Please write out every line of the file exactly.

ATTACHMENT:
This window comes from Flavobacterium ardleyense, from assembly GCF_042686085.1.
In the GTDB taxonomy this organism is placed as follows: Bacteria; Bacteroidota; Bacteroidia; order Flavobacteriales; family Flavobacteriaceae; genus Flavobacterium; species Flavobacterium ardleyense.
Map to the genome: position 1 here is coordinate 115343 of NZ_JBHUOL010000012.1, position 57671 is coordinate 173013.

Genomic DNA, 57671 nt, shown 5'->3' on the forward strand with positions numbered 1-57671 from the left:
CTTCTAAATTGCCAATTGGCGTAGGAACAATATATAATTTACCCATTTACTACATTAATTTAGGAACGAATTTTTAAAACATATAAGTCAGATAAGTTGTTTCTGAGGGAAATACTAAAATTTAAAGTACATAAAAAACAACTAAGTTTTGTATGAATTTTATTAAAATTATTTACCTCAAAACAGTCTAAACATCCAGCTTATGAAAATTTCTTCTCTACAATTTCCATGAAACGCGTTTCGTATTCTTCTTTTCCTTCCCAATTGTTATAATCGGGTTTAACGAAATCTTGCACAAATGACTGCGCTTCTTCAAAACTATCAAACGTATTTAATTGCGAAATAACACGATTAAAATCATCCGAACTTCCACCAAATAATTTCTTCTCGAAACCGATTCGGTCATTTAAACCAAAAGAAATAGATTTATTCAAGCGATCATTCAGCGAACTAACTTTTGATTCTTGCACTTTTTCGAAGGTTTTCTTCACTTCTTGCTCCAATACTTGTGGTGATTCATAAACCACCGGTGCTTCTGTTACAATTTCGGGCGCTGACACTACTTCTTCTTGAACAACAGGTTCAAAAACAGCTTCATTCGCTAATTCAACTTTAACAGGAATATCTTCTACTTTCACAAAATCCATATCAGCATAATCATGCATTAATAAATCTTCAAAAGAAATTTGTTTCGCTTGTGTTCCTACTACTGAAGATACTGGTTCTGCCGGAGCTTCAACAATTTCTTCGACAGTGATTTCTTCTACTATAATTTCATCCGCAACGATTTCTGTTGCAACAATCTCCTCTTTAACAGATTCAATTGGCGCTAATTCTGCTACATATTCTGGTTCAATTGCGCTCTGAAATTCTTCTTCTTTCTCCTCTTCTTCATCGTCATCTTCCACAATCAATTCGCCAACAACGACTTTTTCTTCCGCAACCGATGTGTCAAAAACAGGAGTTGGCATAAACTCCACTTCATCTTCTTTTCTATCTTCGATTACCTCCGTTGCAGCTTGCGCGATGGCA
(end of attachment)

This window comes from Flavobacterium ardleyense, from assembly GCF_042686085.1.
In the GTDB taxonomy this organism is placed as follows: Bacteria; Bacteroidota; Bacteroidia; order Flavobacteriales; family Flavobacteriaceae; genus Flavobacterium; species Flavobacterium ardleyense.
Map to the genome: position 1 here is coordinate 115343 of NZ_JBHUOL010000012.1, position 57671 is coordinate 173013.

Genomic DNA, 57671 nt, shown 5'->3' on the forward strand with positions numbered 1-57671 from the left:
CTTCTAAATTGCCAATTGGCGTAGGAACAATATATAATTTACCCATTTACTACATTAATTTAGGAACGAATTTTTAAAACATATAAGTCAGATAAGTTGTTTCTGAGGGAAATACTAAAATTTAAAGTACATAAAAAACAACTAAGTTTTGTATGAATTTTATTAAAATTATTTACCTCAAAACAGTCTAAACATCCAGCTTATGAAAATTTCTTCTCTACAATTTCCATGAAACGCGTTTCGTATTCTTCTTTTCCTTCCCAATTGTTATAATCGGGTTTAACGAAATCTTGCACAAATGACTGCGCTTCTTCAAAACTATCAAACGTATTTAATTGCGAAATAACACGATTAAAATCATCCGAACTTCCACCAAATAATTTCTTCTCGAAACCGATTCGGTCATTTAAACCAAAAGAAATAGATTTATTCAAGCGATCATTCAGCGAACTAACTTTTGATTCTTGCACTTTTTCGAAGGTTTTCTTCACTTCTTGCTCCAATACTTGTGGTGATTCATAAACCACCGGTGCTTCTGTTACAATTTCGGGCGCTGACACTACTTCTTCTTGAACAACAGGTTCAAAAACAGCTTCATTCGCTAATTCAACTTTAACAGGAATATCTTCTACTTTCACAAAATCCATATCAGCATAATCATGCATTAATAAATCTTCAAAAGAAATTTGTTTCGCTTGTGTTCCTACTACTGAAGATACTGGTTCTGCCGGAGCTTCAACAATTTCTTCGACAGTGATTTCTTCTACTATAATTTCATCCGCAACGATTTCTGTTGCAACAATCTCCTCTTTAACAGATTCAATTGGCGCTAATTCTGCTACATATTCTGGTTCAATTGCGCTCTGAAATTCTTCTTCTTTCTCCTCTTCTTCATCGTCATCTTCCACAATCAATTCGCCAACAACGACTTTTTCTTCCGCAACCGATGTGTCAAAAACAGGAGTTGGCATAAACTCCACTTCATCTTCTTTTCTATCTTCGATTACCTCCGTTGCAGCTTGCGCGATGGCA